Mary Minton, Associate Dean for Graduate Nursing
Department of Graduate Nursing
Wagner Hall 217, Box 2275
Lori Hendrickx, Polly Hulme, Mary Anne Krogh
Linda Burdette, Paula Carson, Cynthia Elverson, Leann Horsley, Mary Isaacson, Cristina Lammers, Heidi Mennenga, Mary Minton, Thomas Stenvig, Melinda Tinkle, Jo Voss
Clinical Associate Professor
Mary Kay Nissen
Alham Abuatiq, Victoria Britson, Robin Brown, Karin Emery, Christina Plemmons
Clinical Assistant Professors
Robin Arends, Nicole Gibson, Brandi Pravecek
Janice Conlee, LeAnn Lamb
Margaret Hegge, Barbara Hobbs, Kay Foland, Sharon Hofland, Martha Iken, MaryLou Mylant, Coral Joffer, Roberta Olson, Lois Tschetter
Graduate nursing education is crucial for role preparation in advanced practice, nursing education, nursing administration, nursing leadership, and research. Collectively, these roles meet the growing needs of the healthcare and academic settings. The Department of Graduate Nursing offers a variety of degrees, specializations, and curriculum plans.
Students can earn a Master’s of Science (M.S.) degree in four specializations: Family Nurse Practitioner, Nurse Educator, Nurse Administrator, and Clinical Nurse Leader.
For students with a previous Master’s degree, four post-graduate certificate options are available: Clinical Nurse Leader, Family Nurse Practitioner, Nurse Educator, and Psychiatric Mental Health Nurse Practitioner.
Graduate options continue in the doctoral programs. The Doctor of Nursing Practice degree will prepare Advanced Practice Registered Nurses to bring a transformative level of care and leadership to primary care settings in rural and underserved communities. Students can earn a Doctor of Nursing Practice (D.N.P.) with the specialty area of a Family Nurse Practitioner. Students may enter these programs with either a Bachelor’s or a Master’s degree in nursing.
Established in 2005, the Doctor of Philosophy in Nursing prepares nurse scientists to assume roles as healthcare researchers, faculty, and healthcare administrators with an emphasis on health promotion and disease prevention in underserved and rural populations. The Ph.D. program educates nurse scientists in academic, research, practice, and policy roles to address healthcare issues in urban, rural, frontier, and reservation areas.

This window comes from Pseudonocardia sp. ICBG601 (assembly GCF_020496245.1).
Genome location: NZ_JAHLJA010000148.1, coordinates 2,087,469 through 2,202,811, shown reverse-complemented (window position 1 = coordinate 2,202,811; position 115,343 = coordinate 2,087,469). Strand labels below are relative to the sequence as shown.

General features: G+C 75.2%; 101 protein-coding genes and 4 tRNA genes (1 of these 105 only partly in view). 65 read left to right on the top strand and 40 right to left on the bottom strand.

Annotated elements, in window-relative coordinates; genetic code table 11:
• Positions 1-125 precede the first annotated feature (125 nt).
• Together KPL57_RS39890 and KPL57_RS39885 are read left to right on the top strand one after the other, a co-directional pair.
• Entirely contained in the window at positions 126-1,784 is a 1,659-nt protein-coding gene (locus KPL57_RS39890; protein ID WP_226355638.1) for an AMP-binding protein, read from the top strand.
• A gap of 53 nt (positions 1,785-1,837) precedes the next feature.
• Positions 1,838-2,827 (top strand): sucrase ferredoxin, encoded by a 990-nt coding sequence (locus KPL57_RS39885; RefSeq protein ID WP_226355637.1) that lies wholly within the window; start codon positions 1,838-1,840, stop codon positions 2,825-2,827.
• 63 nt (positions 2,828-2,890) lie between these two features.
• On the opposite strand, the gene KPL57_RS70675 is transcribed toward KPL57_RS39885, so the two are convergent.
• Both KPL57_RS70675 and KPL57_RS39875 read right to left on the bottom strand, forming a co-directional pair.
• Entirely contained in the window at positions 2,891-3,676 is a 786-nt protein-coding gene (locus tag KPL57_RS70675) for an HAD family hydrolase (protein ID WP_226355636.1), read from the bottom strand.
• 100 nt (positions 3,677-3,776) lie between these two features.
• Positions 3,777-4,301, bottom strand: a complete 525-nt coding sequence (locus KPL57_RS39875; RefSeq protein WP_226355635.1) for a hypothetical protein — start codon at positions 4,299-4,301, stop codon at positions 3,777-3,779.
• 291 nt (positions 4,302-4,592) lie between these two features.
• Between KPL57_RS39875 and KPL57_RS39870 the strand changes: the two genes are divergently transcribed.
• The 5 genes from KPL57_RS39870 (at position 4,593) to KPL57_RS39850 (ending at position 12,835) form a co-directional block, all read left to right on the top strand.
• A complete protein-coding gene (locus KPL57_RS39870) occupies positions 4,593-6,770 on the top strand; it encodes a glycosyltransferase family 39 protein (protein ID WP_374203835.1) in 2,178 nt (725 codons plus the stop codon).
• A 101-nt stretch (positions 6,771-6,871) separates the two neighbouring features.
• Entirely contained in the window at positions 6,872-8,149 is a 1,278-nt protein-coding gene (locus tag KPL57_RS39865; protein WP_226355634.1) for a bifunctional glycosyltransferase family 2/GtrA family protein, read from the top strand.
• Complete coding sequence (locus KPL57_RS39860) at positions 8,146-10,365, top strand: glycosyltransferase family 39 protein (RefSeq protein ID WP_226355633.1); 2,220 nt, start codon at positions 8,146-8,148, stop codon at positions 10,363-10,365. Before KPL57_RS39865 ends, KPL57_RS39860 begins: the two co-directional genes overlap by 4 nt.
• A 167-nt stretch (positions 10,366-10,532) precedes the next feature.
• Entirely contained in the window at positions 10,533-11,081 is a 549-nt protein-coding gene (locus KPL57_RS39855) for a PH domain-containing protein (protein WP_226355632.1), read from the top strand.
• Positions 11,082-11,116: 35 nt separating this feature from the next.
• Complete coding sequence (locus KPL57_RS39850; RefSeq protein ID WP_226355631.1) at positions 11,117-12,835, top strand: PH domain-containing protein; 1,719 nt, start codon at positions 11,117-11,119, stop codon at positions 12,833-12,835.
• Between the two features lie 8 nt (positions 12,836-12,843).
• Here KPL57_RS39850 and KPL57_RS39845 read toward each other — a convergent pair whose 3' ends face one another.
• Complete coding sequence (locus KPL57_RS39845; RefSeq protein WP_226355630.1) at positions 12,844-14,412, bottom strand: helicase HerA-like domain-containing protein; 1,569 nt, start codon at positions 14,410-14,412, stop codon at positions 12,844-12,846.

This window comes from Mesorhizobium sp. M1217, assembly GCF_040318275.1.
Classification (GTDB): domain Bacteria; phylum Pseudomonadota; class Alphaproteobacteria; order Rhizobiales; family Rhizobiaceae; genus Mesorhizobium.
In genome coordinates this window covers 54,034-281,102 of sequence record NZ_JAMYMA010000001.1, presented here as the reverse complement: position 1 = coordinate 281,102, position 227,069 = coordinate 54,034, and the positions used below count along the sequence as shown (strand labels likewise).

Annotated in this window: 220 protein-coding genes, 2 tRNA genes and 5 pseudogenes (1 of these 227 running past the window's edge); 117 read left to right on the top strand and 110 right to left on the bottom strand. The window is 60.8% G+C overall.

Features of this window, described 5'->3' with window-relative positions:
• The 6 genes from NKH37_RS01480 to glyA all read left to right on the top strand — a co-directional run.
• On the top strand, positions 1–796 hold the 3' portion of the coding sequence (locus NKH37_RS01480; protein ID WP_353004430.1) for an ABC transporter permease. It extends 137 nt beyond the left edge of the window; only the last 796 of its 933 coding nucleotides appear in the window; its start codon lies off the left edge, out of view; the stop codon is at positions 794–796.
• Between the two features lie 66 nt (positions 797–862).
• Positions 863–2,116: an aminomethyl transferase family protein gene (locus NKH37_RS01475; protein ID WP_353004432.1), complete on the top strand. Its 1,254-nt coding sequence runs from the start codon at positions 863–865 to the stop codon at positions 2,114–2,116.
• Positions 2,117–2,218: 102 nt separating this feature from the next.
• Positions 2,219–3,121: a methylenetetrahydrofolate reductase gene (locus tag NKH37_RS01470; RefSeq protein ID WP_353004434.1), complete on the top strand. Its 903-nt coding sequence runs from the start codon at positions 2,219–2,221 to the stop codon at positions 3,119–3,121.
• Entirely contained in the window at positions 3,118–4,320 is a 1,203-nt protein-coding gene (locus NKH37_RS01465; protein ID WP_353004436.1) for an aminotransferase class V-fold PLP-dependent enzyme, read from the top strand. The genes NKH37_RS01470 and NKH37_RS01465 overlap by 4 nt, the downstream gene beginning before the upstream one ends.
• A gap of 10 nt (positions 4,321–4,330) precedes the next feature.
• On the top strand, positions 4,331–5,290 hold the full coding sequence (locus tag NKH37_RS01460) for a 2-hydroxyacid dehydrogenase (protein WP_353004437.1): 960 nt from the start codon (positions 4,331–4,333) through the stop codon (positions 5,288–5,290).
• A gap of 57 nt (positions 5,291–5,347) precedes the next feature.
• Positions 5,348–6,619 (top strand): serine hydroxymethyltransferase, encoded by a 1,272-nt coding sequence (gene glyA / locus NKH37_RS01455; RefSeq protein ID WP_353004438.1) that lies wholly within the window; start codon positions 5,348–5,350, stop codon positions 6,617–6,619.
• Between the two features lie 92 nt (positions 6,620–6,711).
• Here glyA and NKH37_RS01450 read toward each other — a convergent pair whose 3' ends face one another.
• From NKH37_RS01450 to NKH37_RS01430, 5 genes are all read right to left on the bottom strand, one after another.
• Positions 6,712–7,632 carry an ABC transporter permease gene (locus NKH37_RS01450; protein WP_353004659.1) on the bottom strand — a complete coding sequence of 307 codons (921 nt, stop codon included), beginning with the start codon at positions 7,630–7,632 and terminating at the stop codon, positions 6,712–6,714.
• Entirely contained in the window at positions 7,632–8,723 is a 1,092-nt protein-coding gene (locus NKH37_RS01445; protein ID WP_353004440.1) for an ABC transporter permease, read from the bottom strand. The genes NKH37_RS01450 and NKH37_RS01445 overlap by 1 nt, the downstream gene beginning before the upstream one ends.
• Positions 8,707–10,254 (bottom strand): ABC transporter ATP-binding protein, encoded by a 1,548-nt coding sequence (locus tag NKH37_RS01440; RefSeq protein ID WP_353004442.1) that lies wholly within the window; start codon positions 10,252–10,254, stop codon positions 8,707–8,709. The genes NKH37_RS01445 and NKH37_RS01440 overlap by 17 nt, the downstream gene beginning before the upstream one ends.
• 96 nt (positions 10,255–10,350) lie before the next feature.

- Nursing (M.S.) - Clinical Nurse Leader Specialization
- Nursing (M.S.) - Family Nurse Practitioner Specialization
- Nursing (M.S.) - Nurse Administrator Specialization
- Nursing (M.S.) - Nurse Educator Specialization
Professional Doctoral Degrees*
- Nursing (D.N.P.) (Post Master’s to D.N.P. - NPs, CRNAs, CNSs, and CNMs)
- Nursing (D.N.P.) - Family Nurse Practitioner Specialization (Post Master’s to D.N.P.)
- Nursing (D.N.P.) - Family Nurse Practitioner Specialization (B.S. to D.N.P.)
- Post-Graduate Clinical Nurse Leader Certificate
- Post-Graduate Family Nurse Practitioner Certificate
- Post-Graduate Nurse Educator Certificate
- Post-Graduate Psychiatric Mental Health Nurse Practitioner Certificate
* Graduate degrees are offered in collaboration with the Graduate School. For details, see the Graduate Catalog.
The baccalaureate degree in nursing, master’s degree in nursing, Doctor of Nursing Practice and APRN certificate programs at South Dakota State University are accredited by the Commission on Collegiate Nursing Education.
Facilities & Services
The College of Nursing has state of the art Simulation Labs that enables educators to enhance the quality and delivery of rural nursing education. Simulation provides an opportunity for nursing students to practice nursing care with a variety of patients and patient scenarios. The high-technology simulation setting allows students practice in the areas of electronic health records, informatics, and tele-health.